In November, a federal grand jury sitting in Waco, TX charged two Texas women operating a tax preparation business with conspiracy to defraud the United States, aiding and assisting in the preparation of false tax returns, and filing false personal income tax returns. According to the indictment, Stacey Anderson, assisted by Janell Lightner, operated a Texas-based tax preparation business called Anderson Professional Tax Services. However, the business did not have a storefront or office and typically prepared and filed tax returns from Anderson’s home. The indictment goes on to allege Anderson and Lightner conspired to defraud the U.S. government and prepared clients’ tax returns, for years 2013 through 2017, with falsely claimed business losses, deductions, and/or education credits to fraudulently increase their tax refunds.
Anderson was also charged alone with filing false 2013 and 2014 tax returns for herself. She allegedly sought the same education credit she falsely claimed on her clients’ tax returns and failed to report income she earned from her tax preparation business.
What does tax preparer fraud mean for the taxpayers?
Anderson’s and Lightner’s clients were from Texas, Maryland, and Washington, D.C. and could face tax fraud charges as well. Before 2001, courts generally declined to extend tax preparer intent to prepare and file false tax returns to taxpayer intent to commit tax fraud. But on March 30, 2001, the IRS changed tack with a decision concluding that the fraudulent intent of the tax preparer may be used to keep the statute of limitations open on the taxpayer’s return in order to investigate taxpayer fraud. Tax courts have since backed up this ruling, allowing the IRS to extend the statute of limitations on tax assessments based on tax preparer fraud.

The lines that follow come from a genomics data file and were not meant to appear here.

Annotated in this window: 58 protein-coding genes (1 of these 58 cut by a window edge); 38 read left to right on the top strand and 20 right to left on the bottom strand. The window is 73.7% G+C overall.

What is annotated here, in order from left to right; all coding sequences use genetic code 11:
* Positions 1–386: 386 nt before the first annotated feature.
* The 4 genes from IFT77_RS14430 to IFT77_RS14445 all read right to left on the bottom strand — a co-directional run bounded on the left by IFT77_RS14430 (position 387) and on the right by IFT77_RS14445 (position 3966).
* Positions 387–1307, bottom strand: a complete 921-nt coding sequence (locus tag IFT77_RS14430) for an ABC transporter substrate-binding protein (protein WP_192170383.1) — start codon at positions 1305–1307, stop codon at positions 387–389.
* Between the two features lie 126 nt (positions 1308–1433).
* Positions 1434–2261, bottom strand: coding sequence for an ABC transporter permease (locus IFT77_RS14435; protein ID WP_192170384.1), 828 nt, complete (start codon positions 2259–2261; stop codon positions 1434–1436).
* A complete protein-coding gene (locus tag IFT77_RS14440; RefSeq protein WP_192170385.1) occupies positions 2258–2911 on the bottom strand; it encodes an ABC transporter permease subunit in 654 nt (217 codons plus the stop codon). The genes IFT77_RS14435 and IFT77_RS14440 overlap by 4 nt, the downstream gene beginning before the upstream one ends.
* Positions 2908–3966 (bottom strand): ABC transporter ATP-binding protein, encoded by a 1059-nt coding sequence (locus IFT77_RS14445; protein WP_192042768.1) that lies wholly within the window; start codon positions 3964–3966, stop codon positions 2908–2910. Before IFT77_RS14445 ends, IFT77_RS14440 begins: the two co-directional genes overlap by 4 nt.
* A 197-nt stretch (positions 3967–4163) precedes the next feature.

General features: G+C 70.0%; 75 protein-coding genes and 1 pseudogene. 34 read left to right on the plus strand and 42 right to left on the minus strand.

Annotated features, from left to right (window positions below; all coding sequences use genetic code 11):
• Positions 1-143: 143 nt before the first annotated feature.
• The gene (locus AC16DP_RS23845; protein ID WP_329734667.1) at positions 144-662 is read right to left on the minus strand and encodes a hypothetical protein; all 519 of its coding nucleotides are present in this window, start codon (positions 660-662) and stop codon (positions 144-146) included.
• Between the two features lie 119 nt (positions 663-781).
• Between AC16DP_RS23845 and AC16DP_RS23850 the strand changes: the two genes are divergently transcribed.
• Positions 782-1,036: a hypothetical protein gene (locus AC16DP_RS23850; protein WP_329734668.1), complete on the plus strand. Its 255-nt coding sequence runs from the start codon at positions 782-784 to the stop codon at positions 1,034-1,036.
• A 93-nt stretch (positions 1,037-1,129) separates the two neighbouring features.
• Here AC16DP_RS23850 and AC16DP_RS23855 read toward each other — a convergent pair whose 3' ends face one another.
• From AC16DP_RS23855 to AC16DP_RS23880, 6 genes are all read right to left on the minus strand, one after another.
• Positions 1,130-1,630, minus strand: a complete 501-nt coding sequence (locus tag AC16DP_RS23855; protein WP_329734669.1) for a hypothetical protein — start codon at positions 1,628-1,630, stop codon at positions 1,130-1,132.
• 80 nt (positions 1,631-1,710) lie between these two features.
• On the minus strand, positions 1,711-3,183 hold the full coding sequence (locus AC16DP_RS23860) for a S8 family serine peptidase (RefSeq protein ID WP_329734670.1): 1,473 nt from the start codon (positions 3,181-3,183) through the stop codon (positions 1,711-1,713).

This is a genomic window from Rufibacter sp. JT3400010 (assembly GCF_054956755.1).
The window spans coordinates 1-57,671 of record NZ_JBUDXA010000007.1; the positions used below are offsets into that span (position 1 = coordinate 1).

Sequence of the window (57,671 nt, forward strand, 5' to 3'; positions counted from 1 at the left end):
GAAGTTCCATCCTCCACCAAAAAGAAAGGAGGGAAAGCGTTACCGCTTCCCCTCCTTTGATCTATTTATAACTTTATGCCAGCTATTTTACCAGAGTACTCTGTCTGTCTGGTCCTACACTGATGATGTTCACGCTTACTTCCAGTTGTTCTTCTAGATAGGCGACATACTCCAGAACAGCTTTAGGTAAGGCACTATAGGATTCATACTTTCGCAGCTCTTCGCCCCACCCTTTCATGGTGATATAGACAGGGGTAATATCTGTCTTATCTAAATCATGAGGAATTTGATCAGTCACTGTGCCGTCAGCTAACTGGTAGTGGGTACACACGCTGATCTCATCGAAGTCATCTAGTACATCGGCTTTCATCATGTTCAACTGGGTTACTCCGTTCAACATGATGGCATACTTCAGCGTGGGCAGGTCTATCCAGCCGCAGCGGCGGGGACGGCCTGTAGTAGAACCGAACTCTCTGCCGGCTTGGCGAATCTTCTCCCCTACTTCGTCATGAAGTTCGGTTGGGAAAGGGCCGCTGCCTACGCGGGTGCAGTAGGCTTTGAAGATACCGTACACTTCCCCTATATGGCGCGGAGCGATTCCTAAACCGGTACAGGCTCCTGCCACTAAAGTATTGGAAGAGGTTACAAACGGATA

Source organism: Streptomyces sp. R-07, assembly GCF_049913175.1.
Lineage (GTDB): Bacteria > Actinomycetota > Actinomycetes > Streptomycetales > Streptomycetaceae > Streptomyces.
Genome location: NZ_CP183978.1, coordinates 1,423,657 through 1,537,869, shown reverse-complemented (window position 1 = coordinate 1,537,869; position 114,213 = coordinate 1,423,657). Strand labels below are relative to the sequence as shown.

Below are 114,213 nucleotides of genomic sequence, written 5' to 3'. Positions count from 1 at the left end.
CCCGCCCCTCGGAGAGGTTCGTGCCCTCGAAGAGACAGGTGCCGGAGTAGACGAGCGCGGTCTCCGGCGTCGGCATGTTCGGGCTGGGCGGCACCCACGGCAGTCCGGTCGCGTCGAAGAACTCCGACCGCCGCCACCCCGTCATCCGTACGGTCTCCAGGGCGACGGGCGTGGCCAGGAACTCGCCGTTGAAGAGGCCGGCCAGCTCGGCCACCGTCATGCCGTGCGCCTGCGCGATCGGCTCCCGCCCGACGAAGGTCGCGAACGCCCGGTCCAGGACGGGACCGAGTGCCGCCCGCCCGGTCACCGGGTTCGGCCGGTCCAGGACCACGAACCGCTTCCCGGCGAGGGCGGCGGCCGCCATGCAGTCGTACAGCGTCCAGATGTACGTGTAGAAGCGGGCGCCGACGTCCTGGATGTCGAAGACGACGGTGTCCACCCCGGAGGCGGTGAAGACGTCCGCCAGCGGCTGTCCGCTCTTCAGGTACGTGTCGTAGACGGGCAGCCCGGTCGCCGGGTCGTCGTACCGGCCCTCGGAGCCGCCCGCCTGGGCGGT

Taxpayers are primarily responsible for any errors on tax returns, which means clients of Anderson Professional Tax Services will be required to pay the IRS any taxes they still owe as the result of Anderson’s fraud. Also, they’ll likely have to pay back the tax refund amounts they weren’t entitled to receive. And, if the IRS hasn’t already started investigating Anderson’s clients for intent to commit tax fraud themselves, they may do so now.
Talk to an experienced Texas tax defense lawyer before you talk to the IRS
If you’re facing a tax assessment, audit, or any other action by the IRS, talk to an experienced Dallas tax defense attorney, so you understand your rights and options moving forward. In northeast Texas, contact Scammahorn Law Firm P.C. for a confidential consultation, either in person or by phone. With offices in Tyler and Dallas, we’re here to help Texas taxpayers avoid the most severe IRS charges and penalties.